The ASO is not a freestanding institution but part of a larger non-profit organization, the Woodruff Arts Center (WAC) which also includes visual arts, theater, and educational arms.  The ASO Board operates under the “parent” board of the WAC; its Chair is on the Executive Committee of the WAC; and the management of the ASO is responsible not only to the ASO Board but also to the WAC Board.  The WAC Board has final approval authority for all administrative and budgetary actions of its member institutions.

In the recent dispute, the ASO Board, WAC Board and WAC Executive Committee wielded extraordinary power to exact a contract that the players and their supporters found punitive, demoralizing, and artistically damaging.  Some specifics of this wielding of power included the refusal of the Chair of the ASO Board to meet directly with the ASO Players Association (ASOPA) and his directive that other board members refrain from doing so; the Chair refusing the request of the elected ASOPA representative to address the ASO Board at a called meeting at which the representative had a legitimate seat; the ASO Chair warning ASO Board members not to attend a meeting to which they were invited by the ASOPA (only one board member showed up); the President of the ASO addressing the ASO Chorus and admonishing them to remain silent when anyone asked them about the process (“simply say, ‘negotiations are ongoing’”); and virtually controlling the local media through press releases which painted a rosy picture of the agreement reached. 

The WAC used the mounting deficits of the ASO as its reason for demanding the deep cuts:  reducing the number of ASO musicians from 95 to 88; locking out the musicians for 4 weeks; a cut in salaries of more than 17% through the elimination of the summer season and as a result, employing the musicians for 41 and 42 weeks respectively for the next two years. But in the background, and hidden from public view, are debts incurred by the WAC and ASO management from various large-scale building projects, both completed and abandoned, over more than a decade.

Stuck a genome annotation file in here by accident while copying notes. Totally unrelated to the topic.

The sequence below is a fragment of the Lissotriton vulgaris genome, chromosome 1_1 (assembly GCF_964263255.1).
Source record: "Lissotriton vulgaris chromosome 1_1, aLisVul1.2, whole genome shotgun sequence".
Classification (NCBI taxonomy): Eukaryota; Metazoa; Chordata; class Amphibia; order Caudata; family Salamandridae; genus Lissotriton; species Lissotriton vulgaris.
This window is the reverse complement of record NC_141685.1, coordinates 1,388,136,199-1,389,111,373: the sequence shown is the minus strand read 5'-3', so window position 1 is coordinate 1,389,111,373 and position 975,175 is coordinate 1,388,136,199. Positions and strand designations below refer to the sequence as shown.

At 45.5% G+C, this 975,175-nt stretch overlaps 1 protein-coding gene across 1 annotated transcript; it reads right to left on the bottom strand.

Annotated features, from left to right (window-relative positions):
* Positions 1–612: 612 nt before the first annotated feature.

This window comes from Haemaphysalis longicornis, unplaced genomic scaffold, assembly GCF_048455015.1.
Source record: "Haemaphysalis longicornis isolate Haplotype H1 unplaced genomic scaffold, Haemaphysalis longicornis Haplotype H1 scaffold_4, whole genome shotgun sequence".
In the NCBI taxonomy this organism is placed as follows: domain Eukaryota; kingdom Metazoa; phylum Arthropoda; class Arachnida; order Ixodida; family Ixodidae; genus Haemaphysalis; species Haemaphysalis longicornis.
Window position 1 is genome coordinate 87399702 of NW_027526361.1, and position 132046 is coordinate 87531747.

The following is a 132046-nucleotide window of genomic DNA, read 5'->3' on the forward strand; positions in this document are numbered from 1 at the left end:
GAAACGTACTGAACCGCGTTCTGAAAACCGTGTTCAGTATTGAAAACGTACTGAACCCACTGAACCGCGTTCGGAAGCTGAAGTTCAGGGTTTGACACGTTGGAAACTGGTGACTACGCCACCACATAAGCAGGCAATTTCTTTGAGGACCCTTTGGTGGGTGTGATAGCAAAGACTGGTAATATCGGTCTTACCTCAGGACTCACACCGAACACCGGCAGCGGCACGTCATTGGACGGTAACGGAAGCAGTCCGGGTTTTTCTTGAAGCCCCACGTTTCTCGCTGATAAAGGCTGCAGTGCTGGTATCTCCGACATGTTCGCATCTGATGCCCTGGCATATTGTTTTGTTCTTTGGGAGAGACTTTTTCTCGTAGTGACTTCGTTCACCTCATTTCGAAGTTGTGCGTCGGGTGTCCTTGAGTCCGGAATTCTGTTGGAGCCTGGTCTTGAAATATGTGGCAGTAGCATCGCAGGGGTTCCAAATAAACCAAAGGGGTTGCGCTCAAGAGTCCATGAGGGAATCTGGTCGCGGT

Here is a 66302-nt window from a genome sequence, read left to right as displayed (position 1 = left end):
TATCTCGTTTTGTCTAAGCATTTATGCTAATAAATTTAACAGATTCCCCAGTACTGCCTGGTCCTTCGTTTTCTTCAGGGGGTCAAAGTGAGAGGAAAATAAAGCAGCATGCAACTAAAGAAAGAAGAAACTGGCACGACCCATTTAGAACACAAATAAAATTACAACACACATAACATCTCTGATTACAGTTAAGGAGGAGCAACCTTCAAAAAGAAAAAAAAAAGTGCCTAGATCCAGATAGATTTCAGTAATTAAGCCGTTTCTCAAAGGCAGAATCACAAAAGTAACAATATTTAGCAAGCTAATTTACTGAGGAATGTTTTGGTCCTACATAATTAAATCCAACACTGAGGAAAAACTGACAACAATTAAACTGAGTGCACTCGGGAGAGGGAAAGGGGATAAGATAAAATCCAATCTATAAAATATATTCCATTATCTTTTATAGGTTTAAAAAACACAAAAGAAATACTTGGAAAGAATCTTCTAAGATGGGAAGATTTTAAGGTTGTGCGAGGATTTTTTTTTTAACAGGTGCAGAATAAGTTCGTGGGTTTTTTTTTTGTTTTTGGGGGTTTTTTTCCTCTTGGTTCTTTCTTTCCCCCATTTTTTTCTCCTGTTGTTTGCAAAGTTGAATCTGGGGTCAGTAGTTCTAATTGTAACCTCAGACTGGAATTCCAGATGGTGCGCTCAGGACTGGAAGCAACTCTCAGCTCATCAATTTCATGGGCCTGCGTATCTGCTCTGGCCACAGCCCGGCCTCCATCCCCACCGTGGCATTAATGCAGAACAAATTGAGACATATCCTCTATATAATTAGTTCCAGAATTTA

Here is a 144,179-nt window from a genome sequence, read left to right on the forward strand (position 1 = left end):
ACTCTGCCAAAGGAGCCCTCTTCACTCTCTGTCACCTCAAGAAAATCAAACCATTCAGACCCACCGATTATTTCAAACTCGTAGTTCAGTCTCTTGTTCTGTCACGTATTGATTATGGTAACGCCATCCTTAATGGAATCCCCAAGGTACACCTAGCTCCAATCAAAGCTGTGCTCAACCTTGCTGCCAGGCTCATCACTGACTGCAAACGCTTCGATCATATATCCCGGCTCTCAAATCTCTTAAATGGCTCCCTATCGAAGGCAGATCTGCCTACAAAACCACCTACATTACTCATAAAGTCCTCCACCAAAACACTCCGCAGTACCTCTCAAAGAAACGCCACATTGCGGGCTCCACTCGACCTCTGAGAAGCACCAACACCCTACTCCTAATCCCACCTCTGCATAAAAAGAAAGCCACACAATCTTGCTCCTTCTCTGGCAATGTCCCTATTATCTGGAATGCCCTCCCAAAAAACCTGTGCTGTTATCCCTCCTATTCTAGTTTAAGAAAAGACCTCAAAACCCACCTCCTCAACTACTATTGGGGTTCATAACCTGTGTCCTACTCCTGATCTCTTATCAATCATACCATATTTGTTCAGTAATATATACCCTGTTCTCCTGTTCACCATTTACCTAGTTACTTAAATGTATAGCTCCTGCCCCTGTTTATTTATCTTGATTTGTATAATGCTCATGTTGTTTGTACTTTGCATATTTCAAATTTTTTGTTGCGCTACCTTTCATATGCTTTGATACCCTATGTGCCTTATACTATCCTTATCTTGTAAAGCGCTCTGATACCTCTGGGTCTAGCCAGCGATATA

The lockout occurred shortly after the ASOPA had made a counter-offer to the ASO management which included $2M in annual concessions that the President of the ASO requested, a counter-offer which was supported by the ASO Executive Board and Management but which then was turned down by the senior leadership of the WAC with threats that regular-season concerts (including the October 27 Carnegie Hall performance) would be canceled.  It became apparent that although the ASO Chorus and others were assured that “negotiations were ongoing”, in fact, the WAC was not willing to negotiate further at all.

The lockout, which included suspension of all health-care benefits, sparked an outcry from many subscribers, donors, some ASO board members, and from some members of the ASO Chorus.

The ASOC Singers and Friends Blog was established in response to the limited and superficial news reporting from local traditional media.  The blog is ‘chorus-centric’; its 200+ posts comprise a complete history of the ASO lock-out.   The September posts tell the story through ASOC member letters to the ASO Board and to WAC, documents, links and articles related to the lock-out, and many original essays.  Today, post-settlement, the blog continues to focus on information related to the ASO and to other orchestras in similar peril in this country.  In a little over two months, the blog achieved 21,700 page views, with growing world-wide participation.  The administrators of the blog are from the ASOC. 

While looking to help the ASO musicians in a material way during the lock-out, chorus members created t-shirts with the message:  The Music is Ongoing™ (a play on the phrase, “Negotiations are ongoing”), with $10 from the sale of each shirt going directly to the ASOPA account.   Chorus members wear them as an outward visible sign of their continued support, and to honor the musical partnership they value so highly.  As a show of solidarity, chorus members gave the Orchestra their shirts as gifts.  Orchestra members and chorus members now wear their Music is Ongoing™ t-shirts to all dress rehearsals, even to the Carnegie Hall dress rehearsal.  Guest soloists who request them, are given shirts.  People from all over the world are buying them.  Clearly, the message, which speaks for the Art and the Artists, resonates.